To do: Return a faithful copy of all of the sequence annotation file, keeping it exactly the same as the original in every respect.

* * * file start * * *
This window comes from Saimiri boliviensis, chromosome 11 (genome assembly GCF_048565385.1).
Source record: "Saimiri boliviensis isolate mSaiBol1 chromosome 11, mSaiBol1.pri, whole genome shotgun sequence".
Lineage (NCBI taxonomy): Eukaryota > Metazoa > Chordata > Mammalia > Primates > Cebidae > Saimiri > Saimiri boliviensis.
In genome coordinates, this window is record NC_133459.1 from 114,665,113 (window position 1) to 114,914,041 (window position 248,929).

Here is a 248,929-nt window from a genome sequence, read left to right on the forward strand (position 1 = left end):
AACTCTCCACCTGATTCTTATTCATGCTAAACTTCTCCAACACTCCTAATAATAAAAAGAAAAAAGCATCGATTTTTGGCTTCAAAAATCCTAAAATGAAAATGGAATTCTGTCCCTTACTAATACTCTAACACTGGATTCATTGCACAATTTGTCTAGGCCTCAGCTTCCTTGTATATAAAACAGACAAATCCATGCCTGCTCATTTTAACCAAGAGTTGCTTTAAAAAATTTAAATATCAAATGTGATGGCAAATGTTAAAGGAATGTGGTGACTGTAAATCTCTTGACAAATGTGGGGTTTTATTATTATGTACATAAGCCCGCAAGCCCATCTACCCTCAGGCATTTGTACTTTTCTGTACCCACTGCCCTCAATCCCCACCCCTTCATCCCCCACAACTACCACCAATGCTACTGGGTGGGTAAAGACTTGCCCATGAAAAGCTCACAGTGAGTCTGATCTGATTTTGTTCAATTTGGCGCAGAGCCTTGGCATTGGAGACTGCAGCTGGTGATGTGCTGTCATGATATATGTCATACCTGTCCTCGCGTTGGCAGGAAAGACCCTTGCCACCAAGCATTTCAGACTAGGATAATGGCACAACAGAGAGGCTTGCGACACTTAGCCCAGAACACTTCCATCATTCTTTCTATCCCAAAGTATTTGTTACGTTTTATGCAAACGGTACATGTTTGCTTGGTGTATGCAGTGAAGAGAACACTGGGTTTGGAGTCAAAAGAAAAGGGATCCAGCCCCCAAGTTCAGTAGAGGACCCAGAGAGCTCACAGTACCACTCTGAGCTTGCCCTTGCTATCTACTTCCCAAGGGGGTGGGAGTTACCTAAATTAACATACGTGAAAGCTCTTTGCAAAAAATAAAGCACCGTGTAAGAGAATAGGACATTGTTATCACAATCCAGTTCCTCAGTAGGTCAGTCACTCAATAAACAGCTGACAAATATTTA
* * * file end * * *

This window comes from Saimiri boliviensis, chromosome 11 (genome assembly GCF_048565385.1).
Source record: "Saimiri boliviensis isolate mSaiBol1 chromosome 11, mSaiBol1.pri, whole genome shotgun sequence".
Lineage (NCBI taxonomy): Eukaryota > Metazoa > Chordata > Mammalia > Primates > Cebidae > Saimiri > Saimiri boliviensis.
In genome coordinates, this window is record NC_133459.1 from 114,665,113 (window position 1) to 114,914,041 (window position 248,929).

Here is a 248,929-nt window from a genome sequence, read left to right on the forward strand (position 1 = left end):
AACTCTCCACCTGATTCTTATTCATGCTAAACTTCTCCAACACTCCTAATAATAAAAAGAAAAAAGCATCGATTTTTGGCTTCAAAAATCCTAAAATGAAAATGGAATTCTGTCCCTTACTAATACTCTAACACTGGATTCATTGCACAATTTGTCTAGGCCTCAGCTTCCTTGTATATAAAACAGACAAATCCATGCCTGCTCATTTTAACCAAGAGTTGCTTTAAAAAATTTAAATATCAAATGTGATGGCAAATGTTAAAGGAATGTGGTGACTGTAAATCTCTTGACAAATGTGGGGTTTTATTATTATGTACATAAGCCCGCAAGCCCATCTACCCTCAGGCATTTGTACTTTTCTGTACCCACTGCCCTCAATCCCCACCCCTTCATCCCCCACAACTACCACCAATGCTACTGGGTGGGTAAAGACTTGCCCATGAAAAGCTCACAGTGAGTCTGATCTGATTTTGTTCAATTTGGCGCAGAGCCTTGGCATTGGAGACTGCAGCTGGTGATGTGCTGTCATGATATATGTCATACCTGTCCTCGCGTTGGCAGGAAAGACCCTTGCCACCAAGCATTTCAGACTAGGATAATGGCACAACAGAGAGGCTTGCGACACTTAGCCCAGAACACTTCCATCATTCTTTCTATCCCAAAGTATTTGTTACGTTTTATGCAAACGGTACATGTTTGCTTGGTGTATGCAGTGAAGAGAACACTGGGTTTGGAGTCAAAAGAAAAGGGATCCAGCCCCCAAGTTCAGTAGAGGACCCAGAGAGCTCACAGTACCACTCTGAGCTTGCCCTTGCTATCTACTTCCCAAGGGGGTGGGAGTTACCTAAATTAACATACGTGAAAGCTCTTTGCAAAAAATAAAGCACCGTGTAAGAGAATAGGACATTGTTATCACAATCCAGTTCCTCAGTAGGTCAGTCACTCAATAAACAGCTGACAAATATTTA